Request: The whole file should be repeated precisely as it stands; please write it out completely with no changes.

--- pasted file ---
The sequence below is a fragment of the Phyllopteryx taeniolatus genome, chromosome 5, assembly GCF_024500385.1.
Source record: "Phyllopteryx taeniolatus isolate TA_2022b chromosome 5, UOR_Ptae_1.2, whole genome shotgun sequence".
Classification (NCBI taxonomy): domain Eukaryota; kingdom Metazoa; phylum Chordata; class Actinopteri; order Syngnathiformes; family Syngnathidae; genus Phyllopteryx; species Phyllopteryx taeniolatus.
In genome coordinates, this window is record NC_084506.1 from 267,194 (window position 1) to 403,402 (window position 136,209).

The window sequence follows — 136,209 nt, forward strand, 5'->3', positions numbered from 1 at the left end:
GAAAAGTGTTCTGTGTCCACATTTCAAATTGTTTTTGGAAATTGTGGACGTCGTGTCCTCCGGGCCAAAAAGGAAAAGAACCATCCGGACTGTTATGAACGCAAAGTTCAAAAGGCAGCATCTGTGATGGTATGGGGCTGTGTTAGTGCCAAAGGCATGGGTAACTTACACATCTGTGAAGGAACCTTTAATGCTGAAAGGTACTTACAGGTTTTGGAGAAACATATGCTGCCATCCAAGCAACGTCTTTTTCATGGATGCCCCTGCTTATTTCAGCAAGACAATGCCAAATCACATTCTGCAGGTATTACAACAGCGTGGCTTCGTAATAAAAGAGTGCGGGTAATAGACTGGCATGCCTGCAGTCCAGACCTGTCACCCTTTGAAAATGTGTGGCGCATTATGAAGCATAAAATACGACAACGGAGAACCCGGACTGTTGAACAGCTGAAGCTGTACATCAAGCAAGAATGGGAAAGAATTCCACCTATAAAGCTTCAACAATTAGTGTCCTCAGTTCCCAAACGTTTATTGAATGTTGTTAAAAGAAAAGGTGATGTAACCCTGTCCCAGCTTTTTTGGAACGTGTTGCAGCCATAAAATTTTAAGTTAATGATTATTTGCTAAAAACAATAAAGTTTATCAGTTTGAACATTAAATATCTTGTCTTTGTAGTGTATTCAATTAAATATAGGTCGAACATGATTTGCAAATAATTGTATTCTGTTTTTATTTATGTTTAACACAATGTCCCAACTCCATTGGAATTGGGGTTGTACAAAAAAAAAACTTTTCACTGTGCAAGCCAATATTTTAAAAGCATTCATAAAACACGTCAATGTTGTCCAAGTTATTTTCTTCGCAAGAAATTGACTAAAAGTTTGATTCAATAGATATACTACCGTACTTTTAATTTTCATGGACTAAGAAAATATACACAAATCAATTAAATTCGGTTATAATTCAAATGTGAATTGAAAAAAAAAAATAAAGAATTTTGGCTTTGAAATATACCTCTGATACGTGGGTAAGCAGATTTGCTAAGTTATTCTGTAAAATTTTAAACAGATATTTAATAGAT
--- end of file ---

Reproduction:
The sequence below is a fragment of the Phyllopteryx taeniolatus genome, chromosome 5, assembly GCF_024500385.1.
Source record: "Phyllopteryx taeniolatus isolate TA_2022b chromosome 5, UOR_Ptae_1.2, whole genome shotgun sequence".
Classification (NCBI taxonomy): domain Eukaryota; kingdom Metazoa; phylum Chordata; class Actinopteri; order Syngnathiformes; family Syngnathidae; genus Phyllopteryx; species Phyllopteryx taeniolatus.
In genome coordinates, this window is record NC_084506.1 from 267,194 (window position 1) to 403,402 (window position 136,209).

The window sequence follows — 136,209 nt, forward strand, 5'->3', positions numbered from 1 at the left end:
GAAAAGTGTTCTGTGTCCACATTTCAAATTGTTTTTGGAAATTGTGGACGTCGTGTCCTCCGGGCCAAAAAGGAAAAGAACCATCCGGACTGTTATGAACGCAAAGTTCAAAAGGCAGCATCTGTGATGGTATGGGGCTGTGTTAGTGCCAAAGGCATGGGTAACTTACACATCTGTGAAGGAACCTTTAATGCTGAAAGGTACTTACAGGTTTTGGAGAAACATATGCTGCCATCCAAGCAACGTCTTTTTCATGGATGCCCCTGCTTATTTCAGCAAGACAATGCCAAATCACATTCTGCAGGTATTACAACAGCGTGGCTTCGTAATAAAAGAGTGCGGGTAATAGACTGGCATGCCTGCAGTCCAGACCTGTCACCCTTTGAAAATGTGTGGCGCATTATGAAGCATAAAATACGACAACGGAGAACCCGGACTGTTGAACAGCTGAAGCTGTACATCAAGCAAGAATGGGAAAGAATTCCACCTATAAAGCTTCAACAATTAGTGTCCTCAGTTCCCAAACGTTTATTGAATGTTGTTAAAAGAAAAGGTGATGTAACCCTGTCCCAGCTTTTTTGGAACGTGTTGCAGCCATAAAATTTTAAGTTAATGATTATTTGCTAAAAACAATAAAGTTTATCAGTTTGAACATTAAATATCTTGTCTTTGTAGTGTATTCAATTAAATATAGGTCGAACATGATTTGCAAATAATTGTATTCTGTTTTTATTTATGTTTAACACAATGTCCCAACTCCATTGGAATTGGGGTTGTACAAAAAAAAAACTTTTCACTGTGCAAGCCAATATTTTAAAAGCATTCATAAAACACGTCAATGTTGTCCAAGTTATTTTCTTCGCAAGAAATTGACTAAAAGTTTGATTCAATAGATATACTACCGTACTTTTAATTTTCATGGACTAAGAAAATATACACAAATCAATTAAATTCGGTTATAATTCAAATGTGAATTGAAAAAAAAAAATAAAGAATTTTGGCTTTGAAATATACCTCTGATACGTGGGTAAGCAGATTTGCTAAGTTATTCTGTAAAATTTTAAACAGATATTTAATAGAT